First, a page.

For example, I now take up a stereoscopic card representing a building with extensive grounds in front. I view it in a stereoscope. The natural perspective comes out beautifully—the fine building in the background, the sloping lawn in the middle, and a piece of statuary and a fountain in the foreground. I now combine the same with the naked eyes by squinting. As soon as the combination is perfect and the vision distinct, the
house is seen in front, and through a space in the wall the statue and fountain are
Observing more closely, all the parts of the house, the slope of
the roof, and the slope of B
the lawn are also reversed. In Fig. 53, A and B show the natural and the inverted
perspective in section, and the arrows the direction in which the observer is looking. In the one case the roof and the lawn slope downward and toward the observer; in the other, downward and away from the observer. In the one case the building is a solid object; in the other it is an inverted shell, and we are looking at the interior of the shell.
In nearly all stereoscopic views I can thus invert the perspective by naked-eye combination. Almost the only exceptions are views looking up the streets of cities. Here the mathematical perspective is too strong to be overborne. Stereoscopic pictures of the full moon are quite common. If these be viewed in a stereoscope, we have the natural perspective, viz., the appearance of a globe; if combined with the naked eyes by squinting, we have a hollow hemisphere. If the mounting be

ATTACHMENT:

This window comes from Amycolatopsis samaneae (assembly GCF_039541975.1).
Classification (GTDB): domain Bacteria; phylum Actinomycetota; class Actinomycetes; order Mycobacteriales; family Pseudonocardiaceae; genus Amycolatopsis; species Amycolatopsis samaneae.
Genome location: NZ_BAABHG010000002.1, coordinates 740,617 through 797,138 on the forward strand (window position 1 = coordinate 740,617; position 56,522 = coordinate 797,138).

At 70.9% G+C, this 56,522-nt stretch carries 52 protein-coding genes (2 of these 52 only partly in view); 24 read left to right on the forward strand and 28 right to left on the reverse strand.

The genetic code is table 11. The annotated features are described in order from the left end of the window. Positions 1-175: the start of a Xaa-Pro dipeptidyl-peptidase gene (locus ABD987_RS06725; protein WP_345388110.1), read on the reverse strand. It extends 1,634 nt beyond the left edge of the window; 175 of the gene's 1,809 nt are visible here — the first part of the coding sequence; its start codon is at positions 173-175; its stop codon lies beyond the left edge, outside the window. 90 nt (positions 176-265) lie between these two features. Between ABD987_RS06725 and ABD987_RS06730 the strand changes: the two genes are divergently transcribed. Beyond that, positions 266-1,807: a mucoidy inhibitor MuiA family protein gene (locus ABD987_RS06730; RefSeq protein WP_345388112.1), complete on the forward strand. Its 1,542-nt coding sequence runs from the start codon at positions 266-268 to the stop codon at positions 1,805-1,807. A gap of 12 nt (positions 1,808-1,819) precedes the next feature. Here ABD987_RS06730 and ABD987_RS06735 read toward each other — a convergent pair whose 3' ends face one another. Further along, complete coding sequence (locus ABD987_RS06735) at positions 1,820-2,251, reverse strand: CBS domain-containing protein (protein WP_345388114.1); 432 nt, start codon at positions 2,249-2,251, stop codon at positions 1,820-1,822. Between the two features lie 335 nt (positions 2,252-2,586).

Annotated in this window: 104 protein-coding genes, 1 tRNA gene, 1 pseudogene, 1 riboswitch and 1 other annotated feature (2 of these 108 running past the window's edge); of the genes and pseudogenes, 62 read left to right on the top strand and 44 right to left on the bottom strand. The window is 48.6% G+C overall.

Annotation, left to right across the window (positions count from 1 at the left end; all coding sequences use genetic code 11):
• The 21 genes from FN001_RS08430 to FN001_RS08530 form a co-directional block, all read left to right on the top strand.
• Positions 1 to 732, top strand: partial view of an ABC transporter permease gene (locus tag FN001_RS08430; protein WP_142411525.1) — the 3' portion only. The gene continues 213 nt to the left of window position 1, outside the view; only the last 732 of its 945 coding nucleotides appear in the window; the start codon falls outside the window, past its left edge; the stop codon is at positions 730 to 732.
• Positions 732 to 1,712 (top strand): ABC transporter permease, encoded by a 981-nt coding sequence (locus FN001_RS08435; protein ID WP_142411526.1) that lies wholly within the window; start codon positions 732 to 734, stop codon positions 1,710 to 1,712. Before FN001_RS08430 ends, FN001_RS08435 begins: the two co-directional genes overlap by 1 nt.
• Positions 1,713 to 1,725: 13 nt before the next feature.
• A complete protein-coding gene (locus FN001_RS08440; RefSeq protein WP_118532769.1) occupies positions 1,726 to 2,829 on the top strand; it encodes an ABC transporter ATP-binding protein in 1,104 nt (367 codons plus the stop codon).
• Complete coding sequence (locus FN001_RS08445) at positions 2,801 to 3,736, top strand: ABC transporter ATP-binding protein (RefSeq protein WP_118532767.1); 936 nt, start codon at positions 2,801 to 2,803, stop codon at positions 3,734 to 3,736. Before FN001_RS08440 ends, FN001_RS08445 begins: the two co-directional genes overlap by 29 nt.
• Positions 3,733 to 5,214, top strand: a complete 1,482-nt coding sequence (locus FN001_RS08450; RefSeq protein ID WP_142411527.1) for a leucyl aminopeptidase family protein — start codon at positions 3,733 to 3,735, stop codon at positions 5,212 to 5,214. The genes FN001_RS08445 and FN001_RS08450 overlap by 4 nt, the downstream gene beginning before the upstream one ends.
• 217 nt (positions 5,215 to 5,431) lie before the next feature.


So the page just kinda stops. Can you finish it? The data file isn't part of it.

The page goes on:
reversed, then the hollow is seen in the stereoscope and the solid globe with the naked eyes. We will give one more example. I have now a stereoscopic view of the city of Paris, but not looking up the streets. When viewed in the stereoscope, the perspective is natural and perfect; the large houses are in the foreground and below, and the others gradually smaller and higher, until the dimmest and smallest are on the uppermost part and form the distant background. I am looking on the upper surface of a receding rising plane full of houses. I now combine the same pictures with the naked eyes by squinting. As soon as the combined image comes out clear, I see the smallest and dimmest houses on the upper part of the scene, but nearest to
I am looking on the under side of a receding declining plane, on which the houses grow larger and larger in the distance, until they become largest at the lowest and farthest margin of the plane. If the mounting of the pictures be reversed, then the natural perspective will be seen with the naked eyes, and the inverse perspective just described will be seen in the stereoscope.
The extreme accuracy of our judgment of relative distance by binocular perspective is well shown by the combination, either by the naked eyes or by the stereoscope, of apparently identical figures on a flat plane. For example, in combining with the naked eyes the figures of a regularly figured wall-paper or tessellated pavement, the least want of perfect regularity in the size or position of the figures is at once detected by an appearance of gentle undulations or more abrupt changes of level. This fact is made use of in detecting counterfeit notes. If two notes from the same plate be put into a stereoscope and identical figures